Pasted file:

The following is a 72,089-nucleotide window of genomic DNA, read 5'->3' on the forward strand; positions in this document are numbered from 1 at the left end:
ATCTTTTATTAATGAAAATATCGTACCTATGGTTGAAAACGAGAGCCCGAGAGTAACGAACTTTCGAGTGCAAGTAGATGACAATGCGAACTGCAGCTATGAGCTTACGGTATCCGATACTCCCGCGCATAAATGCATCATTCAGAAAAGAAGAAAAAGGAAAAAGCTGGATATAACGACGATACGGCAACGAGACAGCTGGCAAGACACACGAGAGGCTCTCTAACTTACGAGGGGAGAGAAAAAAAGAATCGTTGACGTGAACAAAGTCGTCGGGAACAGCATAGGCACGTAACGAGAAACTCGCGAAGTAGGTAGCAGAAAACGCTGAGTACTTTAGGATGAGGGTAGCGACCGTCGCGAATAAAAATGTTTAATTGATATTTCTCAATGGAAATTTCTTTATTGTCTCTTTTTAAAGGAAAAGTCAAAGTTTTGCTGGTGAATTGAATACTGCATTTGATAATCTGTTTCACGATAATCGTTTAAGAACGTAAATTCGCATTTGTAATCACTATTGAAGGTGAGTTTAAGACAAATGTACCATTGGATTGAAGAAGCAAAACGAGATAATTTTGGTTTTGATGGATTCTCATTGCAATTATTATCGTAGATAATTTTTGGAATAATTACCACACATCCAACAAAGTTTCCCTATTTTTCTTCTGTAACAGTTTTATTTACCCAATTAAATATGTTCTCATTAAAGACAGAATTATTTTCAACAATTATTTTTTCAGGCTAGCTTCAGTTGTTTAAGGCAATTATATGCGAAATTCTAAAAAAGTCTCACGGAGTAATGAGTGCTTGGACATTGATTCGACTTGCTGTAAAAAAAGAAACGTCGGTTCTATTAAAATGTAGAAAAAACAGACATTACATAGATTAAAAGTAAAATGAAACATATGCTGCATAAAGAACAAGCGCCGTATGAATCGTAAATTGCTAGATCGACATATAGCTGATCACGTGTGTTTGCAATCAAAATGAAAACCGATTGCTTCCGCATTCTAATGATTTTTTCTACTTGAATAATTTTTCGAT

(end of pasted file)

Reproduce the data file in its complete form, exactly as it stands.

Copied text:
The following is a 72,089-nucleotide window of genomic DNA, read 5'->3' on the forward strand; positions in this document are numbered from 1 at the left end:
ATCTTTTATTAATGAAAATATCGTACCTATGGTTGAAAACGAGAGCCCGAGAGTAACGAACTTTCGAGTGCAAGTAGATGACAATGCGAACTGCAGCTATGAGCTTACGGTATCCGATACTCCCGCGCATAAATGCATCATTCAGAAAAGAAGAAAAAGGAAAAAGCTGGATATAACGACGATACGGCAACGAGACAGCTGGCAAGACACACGAGAGGCTCTCTAACTTACGAGGGGAGAGAAAAAAAGAATCGTTGACGTGAACAAAGTCGTCGGGAACAGCATAGGCACGTAACGAGAAACTCGCGAAGTAGGTAGCAGAAAACGCTGAGTACTTTAGGATGAGGGTAGCGACCGTCGCGAATAAAAATGTTTAATTGATATTTCTCAATGGAAATTTCTTTATTGTCTCTTTTTAAAGGAAAAGTCAAAGTTTTGCTGGTGAATTGAATACTGCATTTGATAATCTGTTTCACGATAATCGTTTAAGAACGTAAATTCGCATTTGTAATCACTATTGAAGGTGAGTTTAAGACAAATGTACCATTGGATTGAAGAAGCAAAACGAGATAATTTTGGTTTTGATGGATTCTCATTGCAATTATTATCGTAGATAATTTTTGGAATAATTACCACACATCCAACAAAGTTTCCCTATTTTTCTTCTGTAACAGTTTTATTTACCCAATTAAATATGTTCTCATTAAAGACAGAATTATTTTCAACAATTATTTTTTCAGGCTAGCTTCAGTTGTTTAAGGCAATTATATGCGAAATTCTAAAAAAGTCTCACGGAGTAATGAGTGCTTGGACATTGATTCGACTTGCTGTAAAAAAAGAAACGTCGGTTCTATTAAAATGTAGAAAAAACAGACATTACATAGATTAAAAGTAAAATGAAACATATGCTGCATAAAGAACAAGCGCCGTATGAATCGTAAATTGCTAGATCGACATATAGCTGATCACGTGTGTTTGCAATCAAAATGAAAACCGATTGCTTCCGCATTCTAATGATTTTTTCTACTTGAATAATTTTTCGAT